Input-output error from the text file in C ++ the program

Astralex
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Hello!

I am a beginner in programming by C ++. This is my first question on EE also.

I am learning the book of Bjarne Stroustrup "Programming. Principles and Practice Using C ++".
I'm using MS Visual Studio 2019 for creation of C ++ programs.

I am performing following exercise:
“Define an Order class with (customer) name, address, data, and vector<Purchase> members. Purchase is a class with a (product) name, unit_price, and count members. Define a mechanism for reading and writing Orders to and from a file. Define a mechanism for printing Orders. Create a file of at least ten Orders, read it into a vector<Order>, sort it by name (of customer), and write it back out to file. Create another file of at least ten Orders of which about a third arc the same as in the first file, read it into a list<Order>, sort it by address (of customer), and write it back out to file. Merge the two files into a third using std:: merge().”
I wrote the program consisting of the following files:
1.      std_lib_facilities.h
Header file from B.Stroustrup
2.      Exersize_9.h
This file contains declarations of functions.
3.      Address_definition_file.cpp , Date_definitions_file_.cpp, Order_definitions_file.cpp, Purchase_definition_file.cpp
These files contain definitions of functions
4.      Exersize_9.cpp
This is a main file.
5.      File_input.txt
Input data are in this file. For an example, I took three objects
6.      File_output.txt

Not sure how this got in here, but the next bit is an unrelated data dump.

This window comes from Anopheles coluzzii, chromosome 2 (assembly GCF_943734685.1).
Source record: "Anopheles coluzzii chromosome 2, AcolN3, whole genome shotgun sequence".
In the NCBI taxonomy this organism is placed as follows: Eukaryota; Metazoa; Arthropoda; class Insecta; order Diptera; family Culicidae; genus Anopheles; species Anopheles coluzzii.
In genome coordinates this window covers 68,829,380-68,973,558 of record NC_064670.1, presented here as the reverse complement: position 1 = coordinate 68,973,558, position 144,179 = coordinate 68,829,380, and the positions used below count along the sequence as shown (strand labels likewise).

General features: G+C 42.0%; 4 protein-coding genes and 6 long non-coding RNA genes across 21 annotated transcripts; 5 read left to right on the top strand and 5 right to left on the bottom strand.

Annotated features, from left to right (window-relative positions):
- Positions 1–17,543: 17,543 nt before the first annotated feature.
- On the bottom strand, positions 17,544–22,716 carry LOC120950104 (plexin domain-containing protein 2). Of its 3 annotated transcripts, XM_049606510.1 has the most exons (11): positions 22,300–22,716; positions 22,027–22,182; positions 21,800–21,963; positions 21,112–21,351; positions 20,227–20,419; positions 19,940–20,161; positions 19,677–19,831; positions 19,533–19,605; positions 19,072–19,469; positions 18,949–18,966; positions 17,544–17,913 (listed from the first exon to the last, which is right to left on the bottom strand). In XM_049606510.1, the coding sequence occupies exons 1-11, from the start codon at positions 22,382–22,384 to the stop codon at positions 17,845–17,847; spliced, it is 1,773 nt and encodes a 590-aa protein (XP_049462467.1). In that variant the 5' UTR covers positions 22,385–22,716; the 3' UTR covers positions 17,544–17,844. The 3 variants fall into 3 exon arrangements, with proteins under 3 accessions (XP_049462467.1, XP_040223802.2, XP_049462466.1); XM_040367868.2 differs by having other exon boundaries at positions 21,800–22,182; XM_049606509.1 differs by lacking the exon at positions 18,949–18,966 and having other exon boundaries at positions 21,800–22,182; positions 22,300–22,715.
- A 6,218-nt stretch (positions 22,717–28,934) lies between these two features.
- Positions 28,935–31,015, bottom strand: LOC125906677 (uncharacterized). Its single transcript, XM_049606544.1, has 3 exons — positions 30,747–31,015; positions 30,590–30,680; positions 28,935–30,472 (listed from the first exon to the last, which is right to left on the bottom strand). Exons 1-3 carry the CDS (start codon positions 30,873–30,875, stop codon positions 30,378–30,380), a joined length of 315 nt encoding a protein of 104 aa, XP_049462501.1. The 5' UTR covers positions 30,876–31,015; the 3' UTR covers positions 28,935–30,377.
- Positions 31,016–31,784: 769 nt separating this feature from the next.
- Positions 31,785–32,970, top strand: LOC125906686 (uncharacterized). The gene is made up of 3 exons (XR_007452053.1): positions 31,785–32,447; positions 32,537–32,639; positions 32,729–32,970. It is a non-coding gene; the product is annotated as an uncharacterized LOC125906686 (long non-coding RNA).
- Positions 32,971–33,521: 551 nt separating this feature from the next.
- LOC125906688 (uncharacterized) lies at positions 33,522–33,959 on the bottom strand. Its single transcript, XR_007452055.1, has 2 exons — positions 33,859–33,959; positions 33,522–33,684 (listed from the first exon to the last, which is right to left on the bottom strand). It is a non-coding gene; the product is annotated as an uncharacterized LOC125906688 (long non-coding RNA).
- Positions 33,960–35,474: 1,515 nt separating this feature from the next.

Result data are in this file

And at last problem:
Objects of class Order are stored In the File_input.txt file. As I wrote above, I placed three objects in this file. The code should copy all data from the File_input file into the File_output file. But the program copies the first two objects. The program does not copy the last (third) object.
Please, help to find a program error, and also as to correct it.

P.S: I checked all files before sending. The program is compiled and carried out.
Copy_Project_Cpp.zip
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Most Valuable Expert 2012
Distinguished Expert 2018

Commented:
It has been years since I've done C or C++ o I'm going from really old brain cells.  I think the issue is on the index increment.

See if this magically fixes things:
for (int i = 0; i < v.size(); i++)
NorieAnalyst Assistant

Commented:
I'm not sure if this is the 'correct' solution but it does work.

The code I added is on line 26.
// Exersize_9.cpp : Этот файл содержит функцию "main". Здесь начинается и заканчивается выполнение программы.
//

#include "Exersize_9.h"

template<typename T>
ofstream& operator<< (ofstream& ofs, const vector<T>& v)
{
	for (int i = 0; i < v.size(); i++)
	{
		ofs << v[i] << endl;
	}

	return ofs;
}

template<typename T>
ifstream& operator>> (ifstream& ifs, vector<T>& v)
{
	T d;
	while (ifs >> d)
	{
		v.push_back(d);
	}
	
	v.push_back(d);

	return ifs;
}


int main()
{
	
	try 
	{
		string name = "File_input.txt";
		//string name_1 = "Test.txt";
		ifstream ifs{ name};
		if (!ifs) error("Input file can not open!");
		//vector<Purchase> a;
		vector<Order> a;
		ifs >> a;
		string name_2 = "File_output.txt";
		ofstream ofs{ name_2 };
		if (!ofs) error("Output file can not open!");
		ofs << a;
	}
	catch (exception& e) {
		cout << e.what() << endl;
	}
	catch(...) {
		cout << "Ooops" << endl;
	}
    
}

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Author

Commented:
Hi, Norie!

Yes, your changes helped, but for a special case (when the vector <Purchase> is in the Order object). I still don’t understand why my program didn’t work ...In addition, if I delete the vector <Purchase> from the Order class in the original program (without your changes), then my original program will work correctly (I have embedded code that confirms my words). But for some reason, if you do not delete vector <Purchase>, then the original program reads everything from the "File_input" except the last object of the Order class. Please tell me why the program works this way and how to make the program work correctly in the general case (that is, with or without vector <Purchase>).